Modern farming insists it is committed to improving animal welfare standards but trapping sows on a production conveyor belt and preventing them from mothering and nursing their piglets doesn’t exactly scream high animal welfare.

When the world is coming round to the realisation that a meat-based diet is an unsustainable solution to the pressures of an overpopulated world, and even our own MPs are pleading with us to eat less meat, it begs the question why another livestock farm of any magnitude is being given any consideration at all.

Equally baffling is imagining how an area of outstanding natural beauty, home to bat roosts and protected species like the Great Crested Newt, could be preserved from anything but total obliteration by 30 acres of industrial corrugated iron units, no matter how artfully tweaked the landscaping. The already gloomy outlook for our national wildlife is further doomed by the development and pollution of more precious natural space. Meanwhile Derbyshire’s tourist industry will flounder amidst a struggling local economy that bears some of the highest unemployment rates in the country.

And then there are the threats to our health, squatting astride the steel bars and festooned in the acrid air that the workers and locals will be constantly breathing in. Actually, some experts believe that the health of all of pork consumers could be complimentarily compromised from the spread of antibiotic resistance due to the overuse of drugs requisite in such overcrowded conditions burdening yet more pricey pressure upon our beat health service and suffering upon patients and their families. Until one day swine flu, the virulent virus that proliferates so profusely in these fusty factory complexes sneezes forth across our gullible globe.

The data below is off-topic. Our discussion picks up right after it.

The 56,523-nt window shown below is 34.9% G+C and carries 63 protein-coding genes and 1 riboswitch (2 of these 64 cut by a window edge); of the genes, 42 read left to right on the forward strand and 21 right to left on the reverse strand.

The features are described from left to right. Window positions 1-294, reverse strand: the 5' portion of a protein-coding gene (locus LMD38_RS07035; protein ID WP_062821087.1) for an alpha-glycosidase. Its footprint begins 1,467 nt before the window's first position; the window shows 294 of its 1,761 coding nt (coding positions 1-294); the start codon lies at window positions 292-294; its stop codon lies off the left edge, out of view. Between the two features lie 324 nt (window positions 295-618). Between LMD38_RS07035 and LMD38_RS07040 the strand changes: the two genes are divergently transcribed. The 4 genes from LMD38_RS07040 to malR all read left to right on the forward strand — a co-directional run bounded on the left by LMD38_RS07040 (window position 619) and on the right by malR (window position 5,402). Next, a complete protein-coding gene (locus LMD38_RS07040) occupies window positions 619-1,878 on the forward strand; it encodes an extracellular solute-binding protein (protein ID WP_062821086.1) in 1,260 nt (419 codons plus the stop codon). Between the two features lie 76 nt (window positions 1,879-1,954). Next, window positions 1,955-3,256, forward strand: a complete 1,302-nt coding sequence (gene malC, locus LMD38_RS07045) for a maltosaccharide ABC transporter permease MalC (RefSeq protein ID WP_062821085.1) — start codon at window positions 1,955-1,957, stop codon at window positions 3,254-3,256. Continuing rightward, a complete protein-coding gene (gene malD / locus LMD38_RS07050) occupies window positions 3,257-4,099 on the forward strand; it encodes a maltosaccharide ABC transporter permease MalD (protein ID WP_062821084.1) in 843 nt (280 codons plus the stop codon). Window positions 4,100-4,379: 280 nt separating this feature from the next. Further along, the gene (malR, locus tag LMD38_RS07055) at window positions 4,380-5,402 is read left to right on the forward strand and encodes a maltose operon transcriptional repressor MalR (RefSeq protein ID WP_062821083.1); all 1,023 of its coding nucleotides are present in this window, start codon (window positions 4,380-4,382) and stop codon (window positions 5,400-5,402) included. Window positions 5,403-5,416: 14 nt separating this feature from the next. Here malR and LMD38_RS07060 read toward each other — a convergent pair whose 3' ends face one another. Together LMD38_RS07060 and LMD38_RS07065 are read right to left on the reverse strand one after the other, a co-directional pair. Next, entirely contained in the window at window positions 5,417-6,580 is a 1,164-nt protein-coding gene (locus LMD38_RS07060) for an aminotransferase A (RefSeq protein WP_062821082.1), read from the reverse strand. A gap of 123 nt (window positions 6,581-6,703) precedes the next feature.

No wonder then that the plans have been met with squeals of outrage at every step of the application process. The trouble with the super-rich is that they really do believe that money can buy them everything. And up to a point they’re right. Money will buy Mr Leavesley all the pigs he wants, all the machinery, all the power and control too. But he’s not buying into the kind of authentic animal husbandry you and I are thinking of, but is merely adding another industrial process to his list.

As the decision over Foston’s pig farm draws closer, it represents the antithesis of the principles upon which the future of UK farming should be based. Intensive farms could come at a public health, environmental and animal cost that no amount of money should be able to buy.

Foston’s amounts to little more than an ostentatious symbol of private wealth; a pompous conduit to indulge the wanton whims of one millionaire magnate but that is out of touch with the values and responsibilities of our society. If this proposal gets the go ahead then Mr Leavesley will have bagged himself a few more million but the rest of us will have gained cheap chops at a very expensive price.